In the process of time travel:

Out of chars and ashes, out of dust and coals, like golden salamanders, the old years, the green years, might leap; roses sweeten the air, white hair turn Irish-black, wrinkles vanish; all everything fly back to seed, flee death, rush down to their beginnings, suns rise in western skies and set in glorious easts, moons eat themselves opposite to the custom, all and everything cupping one in another like Chinese boxes, rabbits into hats, all and everything returning to the fresh death, the seed death, the green death, to the time before the beginning. (p.111)

The hero of the story, in a panic, goes off the prescribed safari path, during which a small, beautiful, primitive butterfly gets embedded in slime on his boots--an insignificant part in a circuit of billions of other beings—but it did not die a natural death, was not caught by a bird or any animal, did not become food for others. Something was not born, something died before its time, and eventually, accruing as a rolling snowball, in a heavenly thunder has burst forth into the present and a completely other life--which for the hero spells death. Hence the name of the story--“A Sound of Thunder.” Thunder here is a metaphor for a casual, insignificant influence having enormous and fatal consequences.

This literary metaphor appears to be not so far from what is proposed by synergetics in the theory of dissipative systems. (Dissipative refers to those systems which consume energy to increase internal order.) According to synergetics, all living organisms from a unicellar organism up to a human being, differ radically from lifeless systems in that living organisms are open, self-reproductive systems. Exchanging energy and information with the external world, they support a constancy of internal milieu, relative stability, called homeostasis.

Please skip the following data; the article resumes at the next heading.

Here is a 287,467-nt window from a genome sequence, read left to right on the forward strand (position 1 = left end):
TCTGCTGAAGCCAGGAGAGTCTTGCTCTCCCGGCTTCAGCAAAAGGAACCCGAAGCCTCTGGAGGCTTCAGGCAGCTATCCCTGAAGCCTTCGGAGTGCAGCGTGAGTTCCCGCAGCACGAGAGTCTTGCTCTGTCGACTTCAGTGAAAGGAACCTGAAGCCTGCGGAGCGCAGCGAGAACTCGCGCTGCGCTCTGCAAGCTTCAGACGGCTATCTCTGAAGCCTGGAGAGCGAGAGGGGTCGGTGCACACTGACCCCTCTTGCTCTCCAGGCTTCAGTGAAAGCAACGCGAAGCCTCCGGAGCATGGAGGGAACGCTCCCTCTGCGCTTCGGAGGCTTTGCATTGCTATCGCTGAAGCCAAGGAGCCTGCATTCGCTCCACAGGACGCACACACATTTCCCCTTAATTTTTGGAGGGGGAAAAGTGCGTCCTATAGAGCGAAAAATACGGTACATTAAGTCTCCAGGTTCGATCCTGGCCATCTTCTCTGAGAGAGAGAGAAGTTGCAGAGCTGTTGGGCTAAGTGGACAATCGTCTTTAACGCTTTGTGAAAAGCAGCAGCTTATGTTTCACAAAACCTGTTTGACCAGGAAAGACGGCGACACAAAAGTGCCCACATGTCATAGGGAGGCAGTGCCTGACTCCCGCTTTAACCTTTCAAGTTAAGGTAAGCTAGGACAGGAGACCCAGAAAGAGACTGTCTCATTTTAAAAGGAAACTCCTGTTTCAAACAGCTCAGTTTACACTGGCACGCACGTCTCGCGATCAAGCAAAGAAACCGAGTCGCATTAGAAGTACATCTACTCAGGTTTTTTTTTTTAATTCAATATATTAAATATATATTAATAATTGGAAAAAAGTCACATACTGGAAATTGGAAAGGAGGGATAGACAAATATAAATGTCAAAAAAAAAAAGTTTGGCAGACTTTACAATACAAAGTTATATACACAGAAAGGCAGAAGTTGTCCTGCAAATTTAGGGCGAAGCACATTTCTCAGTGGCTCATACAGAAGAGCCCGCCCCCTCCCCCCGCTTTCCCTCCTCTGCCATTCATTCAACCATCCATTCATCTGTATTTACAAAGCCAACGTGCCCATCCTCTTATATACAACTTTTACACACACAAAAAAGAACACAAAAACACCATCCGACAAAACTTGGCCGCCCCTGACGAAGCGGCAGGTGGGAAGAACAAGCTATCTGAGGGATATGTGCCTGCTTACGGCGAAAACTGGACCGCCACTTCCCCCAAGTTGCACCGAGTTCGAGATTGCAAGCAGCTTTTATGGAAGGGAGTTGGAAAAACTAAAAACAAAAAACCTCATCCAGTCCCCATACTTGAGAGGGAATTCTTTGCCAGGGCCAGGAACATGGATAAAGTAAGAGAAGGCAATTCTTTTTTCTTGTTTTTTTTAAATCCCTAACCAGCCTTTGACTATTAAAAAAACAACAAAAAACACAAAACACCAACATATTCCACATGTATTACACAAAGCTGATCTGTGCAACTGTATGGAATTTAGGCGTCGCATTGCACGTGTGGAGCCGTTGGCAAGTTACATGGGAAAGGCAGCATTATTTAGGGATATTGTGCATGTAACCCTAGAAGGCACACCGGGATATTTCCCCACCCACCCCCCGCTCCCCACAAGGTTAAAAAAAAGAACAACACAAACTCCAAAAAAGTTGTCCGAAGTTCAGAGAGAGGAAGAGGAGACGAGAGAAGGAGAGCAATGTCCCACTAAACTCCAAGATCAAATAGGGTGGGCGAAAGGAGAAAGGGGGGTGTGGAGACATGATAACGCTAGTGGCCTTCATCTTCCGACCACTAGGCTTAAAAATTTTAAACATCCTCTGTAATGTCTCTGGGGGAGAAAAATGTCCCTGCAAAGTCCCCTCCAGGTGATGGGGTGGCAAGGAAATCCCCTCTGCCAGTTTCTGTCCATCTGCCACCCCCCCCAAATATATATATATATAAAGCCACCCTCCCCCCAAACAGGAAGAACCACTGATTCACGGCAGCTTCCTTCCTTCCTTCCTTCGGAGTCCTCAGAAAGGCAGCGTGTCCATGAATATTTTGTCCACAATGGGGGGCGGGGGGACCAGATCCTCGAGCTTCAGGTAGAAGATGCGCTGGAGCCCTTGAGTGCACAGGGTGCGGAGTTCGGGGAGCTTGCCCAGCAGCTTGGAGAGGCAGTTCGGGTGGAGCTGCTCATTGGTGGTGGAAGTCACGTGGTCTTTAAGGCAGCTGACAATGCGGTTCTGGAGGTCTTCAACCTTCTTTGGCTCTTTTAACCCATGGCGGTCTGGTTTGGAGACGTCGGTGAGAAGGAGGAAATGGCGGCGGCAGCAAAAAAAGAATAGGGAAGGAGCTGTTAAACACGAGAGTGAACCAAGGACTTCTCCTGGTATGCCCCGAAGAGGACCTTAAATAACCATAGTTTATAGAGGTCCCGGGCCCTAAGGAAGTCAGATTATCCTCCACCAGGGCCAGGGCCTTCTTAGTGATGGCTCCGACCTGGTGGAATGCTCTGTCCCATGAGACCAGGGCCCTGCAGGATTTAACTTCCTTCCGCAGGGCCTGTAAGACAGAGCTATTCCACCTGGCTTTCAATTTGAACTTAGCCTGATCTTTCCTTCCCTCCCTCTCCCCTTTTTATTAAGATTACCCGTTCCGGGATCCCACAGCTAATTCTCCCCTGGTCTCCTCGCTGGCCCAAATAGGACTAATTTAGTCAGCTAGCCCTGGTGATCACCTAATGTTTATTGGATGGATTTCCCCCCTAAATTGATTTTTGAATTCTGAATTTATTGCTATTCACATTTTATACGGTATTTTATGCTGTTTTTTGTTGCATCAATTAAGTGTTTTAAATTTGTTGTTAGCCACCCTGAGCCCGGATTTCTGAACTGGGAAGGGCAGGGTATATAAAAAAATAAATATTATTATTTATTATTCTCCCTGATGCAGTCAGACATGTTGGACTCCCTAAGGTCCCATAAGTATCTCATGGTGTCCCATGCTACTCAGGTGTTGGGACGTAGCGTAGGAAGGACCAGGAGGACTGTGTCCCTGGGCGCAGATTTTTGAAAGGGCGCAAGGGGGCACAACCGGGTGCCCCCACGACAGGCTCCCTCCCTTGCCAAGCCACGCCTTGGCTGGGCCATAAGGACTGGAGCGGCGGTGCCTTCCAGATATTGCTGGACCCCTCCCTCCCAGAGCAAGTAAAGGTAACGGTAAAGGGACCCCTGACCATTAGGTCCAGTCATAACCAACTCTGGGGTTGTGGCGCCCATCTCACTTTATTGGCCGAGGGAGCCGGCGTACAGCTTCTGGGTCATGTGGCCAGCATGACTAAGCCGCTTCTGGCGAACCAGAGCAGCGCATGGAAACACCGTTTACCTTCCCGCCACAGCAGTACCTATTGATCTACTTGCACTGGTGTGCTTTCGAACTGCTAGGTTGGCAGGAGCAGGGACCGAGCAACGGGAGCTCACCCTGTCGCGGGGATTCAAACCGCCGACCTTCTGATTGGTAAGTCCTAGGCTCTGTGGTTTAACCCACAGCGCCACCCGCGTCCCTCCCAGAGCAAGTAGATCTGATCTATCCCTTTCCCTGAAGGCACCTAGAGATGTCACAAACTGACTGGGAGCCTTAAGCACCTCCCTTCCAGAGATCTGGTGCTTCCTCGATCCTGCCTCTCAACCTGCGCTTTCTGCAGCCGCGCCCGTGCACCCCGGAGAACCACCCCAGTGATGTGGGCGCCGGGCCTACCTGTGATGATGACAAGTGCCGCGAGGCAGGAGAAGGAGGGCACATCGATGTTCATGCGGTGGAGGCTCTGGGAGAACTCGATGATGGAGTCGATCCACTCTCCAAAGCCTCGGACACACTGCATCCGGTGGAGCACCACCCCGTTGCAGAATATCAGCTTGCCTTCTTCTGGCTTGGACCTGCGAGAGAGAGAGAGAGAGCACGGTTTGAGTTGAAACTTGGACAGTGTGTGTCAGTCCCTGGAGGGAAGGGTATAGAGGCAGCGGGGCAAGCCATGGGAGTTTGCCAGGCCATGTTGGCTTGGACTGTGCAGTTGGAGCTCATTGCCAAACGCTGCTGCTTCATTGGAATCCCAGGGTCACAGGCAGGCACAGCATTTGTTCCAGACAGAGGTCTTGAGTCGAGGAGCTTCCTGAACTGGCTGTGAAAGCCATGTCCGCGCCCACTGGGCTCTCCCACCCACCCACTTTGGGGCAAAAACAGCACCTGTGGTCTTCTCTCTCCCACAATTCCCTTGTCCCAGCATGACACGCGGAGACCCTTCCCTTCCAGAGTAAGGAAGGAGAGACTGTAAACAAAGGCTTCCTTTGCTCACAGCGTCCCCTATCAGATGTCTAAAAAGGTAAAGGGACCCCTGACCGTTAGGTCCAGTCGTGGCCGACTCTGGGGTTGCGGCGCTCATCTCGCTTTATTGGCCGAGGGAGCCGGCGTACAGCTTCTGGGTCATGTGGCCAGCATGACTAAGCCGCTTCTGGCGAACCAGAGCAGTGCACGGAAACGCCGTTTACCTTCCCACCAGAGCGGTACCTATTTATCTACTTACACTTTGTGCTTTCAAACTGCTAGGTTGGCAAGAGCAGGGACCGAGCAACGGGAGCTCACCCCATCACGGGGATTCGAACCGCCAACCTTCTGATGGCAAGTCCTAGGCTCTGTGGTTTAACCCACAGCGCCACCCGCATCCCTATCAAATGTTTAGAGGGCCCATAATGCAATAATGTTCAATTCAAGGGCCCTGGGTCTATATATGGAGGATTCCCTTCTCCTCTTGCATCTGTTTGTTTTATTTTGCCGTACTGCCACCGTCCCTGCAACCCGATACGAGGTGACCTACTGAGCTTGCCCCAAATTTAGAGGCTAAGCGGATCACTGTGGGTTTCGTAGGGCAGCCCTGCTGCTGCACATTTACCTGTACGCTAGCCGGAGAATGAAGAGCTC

Everything in the world is subject to change. Even rocks eventually are erased; climate ceaselessly varies. Living systems, while they are alive, maintain relative stability due to an openness to the world instead of monadic isolation. Human beings support a relative constancy of consciousness, and the continuity of “I,” exchanging information, eating food, establishing identifiable personality structures, “habits,” and finally, creating diverse social orders and institutions. A human being is alive while she “breathes” in flows of dialogue/energy with the world, herself, and other beings.